The Washington Post

Defending the napping Census workers

I take napping seriously. Ask my wife. I’ve found that a good power nap late in the day has better restorative powers than gulping a Red Bull.

U.S. Census Bureau headquarters

And so I rise now to defend the napping Census workers in Rosenwald comma Maryland. My colleague Ed O’Keefe reports that U.S. Census Bureau officials have come down hard on them for napping in public areas.

“Sleeping on the premises is not acceptable behavior,” Ted A. Johnson, the bureau’s acting human resources director, said in a memo to workers. “It is manifestly unprofessional and creates an impression of carelessness, which unfairly impugns the hard work of the entire Census community.”

I say: People, wake up!

Studies have shown, again and again, that napping a little bit on the job is good for the employee — and employer. I actually called a napping expert for proof. (A napping expert!) Her name is Sara Mednick. She’s a professor of psychiatry at the University of California-San Diego and the author of “Take a Nap! Change your life.”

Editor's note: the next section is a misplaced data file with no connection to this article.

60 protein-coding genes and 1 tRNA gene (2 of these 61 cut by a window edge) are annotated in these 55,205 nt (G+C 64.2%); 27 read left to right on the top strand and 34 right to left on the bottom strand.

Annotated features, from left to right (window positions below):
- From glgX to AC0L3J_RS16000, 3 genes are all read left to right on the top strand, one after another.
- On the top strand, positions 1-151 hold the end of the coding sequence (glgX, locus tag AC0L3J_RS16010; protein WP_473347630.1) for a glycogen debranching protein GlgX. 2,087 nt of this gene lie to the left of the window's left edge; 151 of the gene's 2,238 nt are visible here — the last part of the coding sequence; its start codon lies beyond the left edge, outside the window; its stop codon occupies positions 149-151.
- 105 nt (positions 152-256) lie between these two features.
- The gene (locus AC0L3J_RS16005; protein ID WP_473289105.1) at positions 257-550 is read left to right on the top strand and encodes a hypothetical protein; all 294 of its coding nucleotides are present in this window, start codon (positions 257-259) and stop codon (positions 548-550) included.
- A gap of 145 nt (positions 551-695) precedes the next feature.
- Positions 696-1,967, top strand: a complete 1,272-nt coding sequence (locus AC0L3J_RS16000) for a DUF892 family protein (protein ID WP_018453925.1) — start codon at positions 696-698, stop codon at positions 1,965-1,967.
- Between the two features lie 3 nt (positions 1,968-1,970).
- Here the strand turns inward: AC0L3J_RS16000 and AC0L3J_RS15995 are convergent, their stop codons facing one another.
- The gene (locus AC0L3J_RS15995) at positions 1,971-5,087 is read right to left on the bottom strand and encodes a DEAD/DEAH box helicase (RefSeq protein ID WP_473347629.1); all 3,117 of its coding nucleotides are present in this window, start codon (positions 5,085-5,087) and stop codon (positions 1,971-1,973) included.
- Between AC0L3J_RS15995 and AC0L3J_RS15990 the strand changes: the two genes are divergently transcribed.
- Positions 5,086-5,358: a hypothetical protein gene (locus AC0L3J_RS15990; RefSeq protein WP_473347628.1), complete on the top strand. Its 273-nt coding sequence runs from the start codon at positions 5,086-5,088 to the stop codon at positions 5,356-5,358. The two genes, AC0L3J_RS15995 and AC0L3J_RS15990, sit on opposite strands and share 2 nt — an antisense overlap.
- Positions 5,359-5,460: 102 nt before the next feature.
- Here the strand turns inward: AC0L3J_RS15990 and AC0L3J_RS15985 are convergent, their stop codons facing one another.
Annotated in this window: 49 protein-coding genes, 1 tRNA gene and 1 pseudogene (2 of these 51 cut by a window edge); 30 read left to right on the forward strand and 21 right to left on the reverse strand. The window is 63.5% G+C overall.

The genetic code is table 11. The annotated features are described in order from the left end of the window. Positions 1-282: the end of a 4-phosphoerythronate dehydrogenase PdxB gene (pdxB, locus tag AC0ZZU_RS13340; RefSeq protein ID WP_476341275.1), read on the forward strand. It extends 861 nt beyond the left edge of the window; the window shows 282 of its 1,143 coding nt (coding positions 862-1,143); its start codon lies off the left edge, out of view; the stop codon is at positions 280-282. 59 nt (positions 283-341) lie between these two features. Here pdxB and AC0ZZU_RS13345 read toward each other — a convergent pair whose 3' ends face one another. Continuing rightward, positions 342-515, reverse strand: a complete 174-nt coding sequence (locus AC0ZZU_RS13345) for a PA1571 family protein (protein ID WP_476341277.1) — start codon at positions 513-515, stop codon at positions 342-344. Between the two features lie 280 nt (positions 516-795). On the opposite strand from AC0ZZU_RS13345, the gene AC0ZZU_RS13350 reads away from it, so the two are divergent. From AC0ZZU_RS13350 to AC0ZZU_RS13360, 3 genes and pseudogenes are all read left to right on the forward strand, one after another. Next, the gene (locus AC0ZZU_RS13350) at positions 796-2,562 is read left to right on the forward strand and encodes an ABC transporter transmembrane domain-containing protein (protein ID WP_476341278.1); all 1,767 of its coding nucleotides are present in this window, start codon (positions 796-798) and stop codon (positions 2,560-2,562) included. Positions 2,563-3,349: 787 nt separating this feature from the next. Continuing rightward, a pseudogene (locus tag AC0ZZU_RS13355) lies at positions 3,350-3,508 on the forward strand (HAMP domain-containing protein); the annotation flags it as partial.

“If you take a nap, we’ve shown you can maintain your optimal level of performance or actually improve your performance in memory, creativity, basic alertness,” Mednick told me. “There’s a pretty wide range of benefits.”

The problem is that there is a stigma against napping. It’s seen as lazy. Work nappers are weak. That saddens nap proponents.

“People are sleep deprived in our society,” Mednick said. “People enter work every day at a sleep loss. That people shouldn’t be trying to find a way to make up for sleep is an unfortunate idea.”

Some employers are more evolved on this topic. Here and there, nap rooms are popping up at the office at big name companies -- Nike, Google, etc. Cisco’s nap room has a Facebook page.

So is it time for the Census Bureau to get a nap room? Does your company have a nap room? Weigh in below. I’ll check the comments after my nap.

Michael Rosenwald is a reporter on the Post's local enterprise team. He writes about the intersection of technology, business and culture.

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